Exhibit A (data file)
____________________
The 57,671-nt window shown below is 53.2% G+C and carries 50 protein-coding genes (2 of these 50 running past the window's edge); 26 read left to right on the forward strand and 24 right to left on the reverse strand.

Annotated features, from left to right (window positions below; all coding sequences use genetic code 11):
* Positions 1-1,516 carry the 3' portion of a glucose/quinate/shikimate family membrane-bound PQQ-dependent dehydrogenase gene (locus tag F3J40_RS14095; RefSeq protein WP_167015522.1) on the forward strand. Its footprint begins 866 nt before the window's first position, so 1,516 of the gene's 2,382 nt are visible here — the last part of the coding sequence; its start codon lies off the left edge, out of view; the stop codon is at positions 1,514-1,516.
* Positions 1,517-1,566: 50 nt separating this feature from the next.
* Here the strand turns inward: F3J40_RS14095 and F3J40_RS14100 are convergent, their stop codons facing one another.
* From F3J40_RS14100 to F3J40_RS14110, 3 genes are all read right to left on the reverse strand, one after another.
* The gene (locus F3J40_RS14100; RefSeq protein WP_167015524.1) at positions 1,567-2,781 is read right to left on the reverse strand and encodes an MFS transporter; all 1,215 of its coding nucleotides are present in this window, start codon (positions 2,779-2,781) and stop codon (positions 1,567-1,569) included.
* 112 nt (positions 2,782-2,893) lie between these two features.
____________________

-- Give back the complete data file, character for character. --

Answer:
The 57,671-nt window shown below is 53.2% G+C and carries 50 protein-coding genes (2 of these 50 running past the window's edge); 26 read left to right on the forward strand and 24 right to left on the reverse strand.

Annotated features, from left to right (window positions below; all coding sequences use genetic code 11):
* Positions 1-1,516 carry the 3' portion of a glucose/quinate/shikimate family membrane-bound PQQ-dependent dehydrogenase gene (locus tag F3J40_RS14095; RefSeq protein WP_167015522.1) on the forward strand. Its footprint begins 866 nt before the window's first position, so 1,516 of the gene's 2,382 nt are visible here — the last part of the coding sequence; its start codon lies off the left edge, out of view; the stop codon is at positions 1,514-1,516.
* Positions 1,517-1,566: 50 nt separating this feature from the next.
* Here the strand turns inward: F3J40_RS14095 and F3J40_RS14100 are convergent, their stop codons facing one another.
* From F3J40_RS14100 to F3J40_RS14110, 3 genes are all read right to left on the reverse strand, one after another.
* The gene (locus F3J40_RS14100; RefSeq protein WP_167015524.1) at positions 1,567-2,781 is read right to left on the reverse strand and encodes an MFS transporter; all 1,215 of its coding nucleotides are present in this window, start codon (positions 2,779-2,781) and stop codon (positions 1,567-1,569) included.
* 112 nt (positions 2,782-2,893) lie between these two features.